The founder and chief medical officer of Omniscient Neurotechnology discussed the idea behind connectomics and how AI revolutionizes large-scale brain data. [WATCH TIME: 4 minutes]
WATCH TIME: 4 minutes
"What makes it so exciting is that it lets us look into the black box a little deeper and see what’s happening in people’s brains when things aren’t working so well. Things like mental illness. Connectomics is a method for using things like [artificial intelligence] and machine learning to make the brain make sense at its connection level."
In 1909, German neurologist Korbinian Brodmann published his original research on cortical cytoarchitectonics and in it, included the first map of the cerebral cortex based on regional variations in structure. The model divided the brain into 47 parts, or parcellations, each with a supposed functional role. More than a century later, brain maps remain a critical part of how clinicians locate and assess where functional deficits may be stemming from.
Omniscient, a neurotechnology company, uses connectomics as a big data approach to construct and analyze a computer-generated map of the brain’s functional and structural connections. The connectome, a series of complex connections that make up the human brain, is the white matter between the cortex and subcortical structures to transfer information between the functional areas of the brain. While Brodmann’s brain map revolutionized how we view the brain, there were limitations, including only looking at gray matter, not white matter, as well as grouping multiple regions that performed distinct, unrelated functions.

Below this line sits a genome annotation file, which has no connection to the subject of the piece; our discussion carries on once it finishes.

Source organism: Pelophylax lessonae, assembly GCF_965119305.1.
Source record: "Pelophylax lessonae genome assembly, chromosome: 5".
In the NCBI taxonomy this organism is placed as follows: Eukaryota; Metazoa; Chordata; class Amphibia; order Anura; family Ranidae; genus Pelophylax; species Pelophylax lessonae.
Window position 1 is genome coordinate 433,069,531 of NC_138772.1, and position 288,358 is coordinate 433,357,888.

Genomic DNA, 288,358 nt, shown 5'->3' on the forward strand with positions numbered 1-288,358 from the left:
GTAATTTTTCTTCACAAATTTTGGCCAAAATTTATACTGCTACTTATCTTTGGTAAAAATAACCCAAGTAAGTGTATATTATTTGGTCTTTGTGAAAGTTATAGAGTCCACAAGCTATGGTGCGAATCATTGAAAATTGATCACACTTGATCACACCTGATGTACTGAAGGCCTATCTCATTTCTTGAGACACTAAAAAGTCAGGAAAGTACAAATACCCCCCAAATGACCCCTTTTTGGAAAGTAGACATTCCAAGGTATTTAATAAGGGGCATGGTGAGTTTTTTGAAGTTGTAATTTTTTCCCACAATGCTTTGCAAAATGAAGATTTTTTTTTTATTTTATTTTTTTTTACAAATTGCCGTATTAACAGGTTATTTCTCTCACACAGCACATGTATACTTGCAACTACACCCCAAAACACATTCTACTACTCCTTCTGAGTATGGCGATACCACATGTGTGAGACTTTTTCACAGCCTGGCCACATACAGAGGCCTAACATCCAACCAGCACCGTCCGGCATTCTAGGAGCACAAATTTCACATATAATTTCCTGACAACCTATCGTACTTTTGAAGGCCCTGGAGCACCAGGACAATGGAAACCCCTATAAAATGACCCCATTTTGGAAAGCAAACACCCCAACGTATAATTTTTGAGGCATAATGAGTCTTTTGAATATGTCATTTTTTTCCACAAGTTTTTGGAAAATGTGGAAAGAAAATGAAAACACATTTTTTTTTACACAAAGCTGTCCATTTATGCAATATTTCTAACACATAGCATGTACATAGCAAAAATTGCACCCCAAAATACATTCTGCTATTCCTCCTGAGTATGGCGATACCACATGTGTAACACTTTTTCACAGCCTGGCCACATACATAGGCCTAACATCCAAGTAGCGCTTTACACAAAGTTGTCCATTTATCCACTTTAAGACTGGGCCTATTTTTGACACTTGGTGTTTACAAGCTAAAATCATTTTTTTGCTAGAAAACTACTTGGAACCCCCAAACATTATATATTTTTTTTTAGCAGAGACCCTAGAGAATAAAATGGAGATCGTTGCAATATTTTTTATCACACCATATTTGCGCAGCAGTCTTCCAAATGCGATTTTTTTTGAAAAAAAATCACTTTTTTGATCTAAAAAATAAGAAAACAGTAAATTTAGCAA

Michael Sughrue, MD, chief medical officer and cofounder of the company, believes that connectomics allows clinicians and researchers to begin to look at how different parts of the brain interact with each other. In an interview with NeurologyLive®, Sughrue discussed this big-data approach, the capabilities it possesses, and how machine learning and artificial intelligence plays a major role in pairing and deciphering the data collected.